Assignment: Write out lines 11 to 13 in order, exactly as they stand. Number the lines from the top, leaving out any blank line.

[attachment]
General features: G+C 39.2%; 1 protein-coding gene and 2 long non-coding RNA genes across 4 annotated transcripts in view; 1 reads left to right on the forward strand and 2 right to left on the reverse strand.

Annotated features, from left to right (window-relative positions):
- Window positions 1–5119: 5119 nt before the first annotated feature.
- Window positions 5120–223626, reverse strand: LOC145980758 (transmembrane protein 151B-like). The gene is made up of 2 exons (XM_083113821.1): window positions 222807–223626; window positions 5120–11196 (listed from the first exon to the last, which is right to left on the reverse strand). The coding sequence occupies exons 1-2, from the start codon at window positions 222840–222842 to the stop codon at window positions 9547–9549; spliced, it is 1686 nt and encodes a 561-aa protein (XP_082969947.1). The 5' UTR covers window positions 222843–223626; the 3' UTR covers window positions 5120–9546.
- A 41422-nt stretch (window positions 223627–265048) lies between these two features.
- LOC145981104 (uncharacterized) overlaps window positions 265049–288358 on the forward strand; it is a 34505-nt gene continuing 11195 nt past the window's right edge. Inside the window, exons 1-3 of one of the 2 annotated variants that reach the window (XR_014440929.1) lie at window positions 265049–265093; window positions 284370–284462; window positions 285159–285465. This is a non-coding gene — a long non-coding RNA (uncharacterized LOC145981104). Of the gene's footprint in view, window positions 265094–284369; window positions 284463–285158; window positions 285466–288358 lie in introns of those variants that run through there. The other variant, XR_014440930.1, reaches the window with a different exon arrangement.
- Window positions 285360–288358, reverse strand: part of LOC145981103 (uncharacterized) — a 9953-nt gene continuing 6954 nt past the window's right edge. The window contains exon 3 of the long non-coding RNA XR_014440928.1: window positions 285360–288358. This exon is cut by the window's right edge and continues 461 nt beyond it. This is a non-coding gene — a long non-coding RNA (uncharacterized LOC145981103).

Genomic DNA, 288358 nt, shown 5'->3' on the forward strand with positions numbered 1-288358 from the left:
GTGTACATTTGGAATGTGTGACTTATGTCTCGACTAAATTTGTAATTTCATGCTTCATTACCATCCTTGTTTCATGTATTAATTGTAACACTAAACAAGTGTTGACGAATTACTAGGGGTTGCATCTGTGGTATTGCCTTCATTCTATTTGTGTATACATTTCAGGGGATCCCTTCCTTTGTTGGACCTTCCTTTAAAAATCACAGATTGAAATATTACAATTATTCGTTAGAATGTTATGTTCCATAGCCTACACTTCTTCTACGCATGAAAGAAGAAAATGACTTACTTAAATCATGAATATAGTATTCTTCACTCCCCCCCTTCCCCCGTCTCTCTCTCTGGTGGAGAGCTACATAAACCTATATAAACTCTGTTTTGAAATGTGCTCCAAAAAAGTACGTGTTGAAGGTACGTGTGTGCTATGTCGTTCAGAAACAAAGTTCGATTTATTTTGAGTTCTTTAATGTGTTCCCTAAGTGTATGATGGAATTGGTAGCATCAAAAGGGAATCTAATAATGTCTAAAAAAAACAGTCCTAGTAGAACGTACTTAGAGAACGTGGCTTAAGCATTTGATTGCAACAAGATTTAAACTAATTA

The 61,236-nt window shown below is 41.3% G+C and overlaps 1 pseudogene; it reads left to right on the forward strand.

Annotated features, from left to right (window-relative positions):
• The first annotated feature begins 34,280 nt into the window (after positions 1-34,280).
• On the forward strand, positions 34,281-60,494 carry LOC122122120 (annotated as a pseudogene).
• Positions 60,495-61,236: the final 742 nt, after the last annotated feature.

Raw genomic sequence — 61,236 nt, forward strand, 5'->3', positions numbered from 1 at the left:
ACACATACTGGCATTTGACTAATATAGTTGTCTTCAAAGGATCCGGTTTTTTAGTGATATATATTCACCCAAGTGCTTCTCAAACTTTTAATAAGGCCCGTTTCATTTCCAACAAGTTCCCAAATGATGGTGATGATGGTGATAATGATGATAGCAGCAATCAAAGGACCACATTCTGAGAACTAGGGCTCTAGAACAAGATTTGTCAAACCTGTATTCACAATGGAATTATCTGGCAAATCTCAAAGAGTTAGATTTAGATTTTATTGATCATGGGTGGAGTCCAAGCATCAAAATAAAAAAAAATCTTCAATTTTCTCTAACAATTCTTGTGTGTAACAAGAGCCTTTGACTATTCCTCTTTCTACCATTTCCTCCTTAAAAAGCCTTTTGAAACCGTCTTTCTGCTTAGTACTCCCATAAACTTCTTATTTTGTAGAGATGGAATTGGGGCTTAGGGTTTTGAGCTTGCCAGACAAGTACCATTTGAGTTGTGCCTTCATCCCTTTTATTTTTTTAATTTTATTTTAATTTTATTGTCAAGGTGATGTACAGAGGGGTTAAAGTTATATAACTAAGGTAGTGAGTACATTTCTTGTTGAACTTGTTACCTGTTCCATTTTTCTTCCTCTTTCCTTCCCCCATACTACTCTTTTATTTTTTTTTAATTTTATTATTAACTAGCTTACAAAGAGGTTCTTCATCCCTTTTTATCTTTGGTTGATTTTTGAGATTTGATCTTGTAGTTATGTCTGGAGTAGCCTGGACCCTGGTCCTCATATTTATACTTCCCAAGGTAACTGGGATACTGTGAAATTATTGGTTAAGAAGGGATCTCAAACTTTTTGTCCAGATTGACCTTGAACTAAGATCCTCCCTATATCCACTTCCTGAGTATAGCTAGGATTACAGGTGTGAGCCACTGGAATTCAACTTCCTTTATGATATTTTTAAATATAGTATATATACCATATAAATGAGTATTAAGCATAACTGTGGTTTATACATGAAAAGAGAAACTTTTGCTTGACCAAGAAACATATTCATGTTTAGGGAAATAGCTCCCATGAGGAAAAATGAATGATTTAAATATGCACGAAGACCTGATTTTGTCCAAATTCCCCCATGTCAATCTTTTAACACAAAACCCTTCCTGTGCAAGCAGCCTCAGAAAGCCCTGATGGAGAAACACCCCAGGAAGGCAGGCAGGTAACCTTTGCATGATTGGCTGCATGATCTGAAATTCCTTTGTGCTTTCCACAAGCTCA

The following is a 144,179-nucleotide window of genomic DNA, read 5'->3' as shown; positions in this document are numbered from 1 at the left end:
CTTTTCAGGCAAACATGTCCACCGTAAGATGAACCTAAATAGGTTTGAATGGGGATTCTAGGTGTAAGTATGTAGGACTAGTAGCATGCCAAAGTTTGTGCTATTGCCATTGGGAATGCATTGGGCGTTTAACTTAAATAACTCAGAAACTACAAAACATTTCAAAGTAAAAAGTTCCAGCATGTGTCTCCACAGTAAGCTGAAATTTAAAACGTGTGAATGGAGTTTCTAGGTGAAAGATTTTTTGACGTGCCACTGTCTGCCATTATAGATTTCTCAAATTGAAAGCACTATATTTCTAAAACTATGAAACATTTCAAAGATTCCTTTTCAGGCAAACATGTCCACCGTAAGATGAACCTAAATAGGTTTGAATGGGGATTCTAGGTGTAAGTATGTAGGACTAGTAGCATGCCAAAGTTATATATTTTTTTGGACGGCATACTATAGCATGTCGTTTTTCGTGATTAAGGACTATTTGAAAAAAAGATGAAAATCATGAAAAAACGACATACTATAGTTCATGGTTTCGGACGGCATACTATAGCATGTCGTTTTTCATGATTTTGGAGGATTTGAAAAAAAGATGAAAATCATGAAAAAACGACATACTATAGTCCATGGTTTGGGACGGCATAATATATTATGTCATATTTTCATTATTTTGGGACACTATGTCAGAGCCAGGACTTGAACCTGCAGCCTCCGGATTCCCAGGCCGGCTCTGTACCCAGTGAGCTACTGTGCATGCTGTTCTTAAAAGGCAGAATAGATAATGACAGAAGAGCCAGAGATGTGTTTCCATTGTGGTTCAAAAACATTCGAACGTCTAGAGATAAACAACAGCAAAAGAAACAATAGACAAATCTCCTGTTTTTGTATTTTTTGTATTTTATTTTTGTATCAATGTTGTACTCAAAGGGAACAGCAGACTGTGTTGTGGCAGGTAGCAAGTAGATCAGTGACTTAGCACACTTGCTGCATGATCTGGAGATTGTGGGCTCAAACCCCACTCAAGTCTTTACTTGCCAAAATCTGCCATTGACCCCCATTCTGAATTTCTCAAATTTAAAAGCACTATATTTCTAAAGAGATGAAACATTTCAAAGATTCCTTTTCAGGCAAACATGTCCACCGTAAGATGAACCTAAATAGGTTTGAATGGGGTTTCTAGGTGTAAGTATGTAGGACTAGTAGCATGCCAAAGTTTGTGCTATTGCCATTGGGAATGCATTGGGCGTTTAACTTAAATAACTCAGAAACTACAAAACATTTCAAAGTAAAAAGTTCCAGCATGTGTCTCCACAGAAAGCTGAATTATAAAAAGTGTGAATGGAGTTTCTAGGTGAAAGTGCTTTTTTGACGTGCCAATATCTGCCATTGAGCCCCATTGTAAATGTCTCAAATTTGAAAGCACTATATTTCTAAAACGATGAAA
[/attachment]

Annotated features, from left to right (window-relative positions):
• The first annotated feature begins 34,280 nt into the window (after positions 1-34,280).
• On the forward strand, positions 34,281-60,494 carry LOC122122120 (annotated as a pseudogene).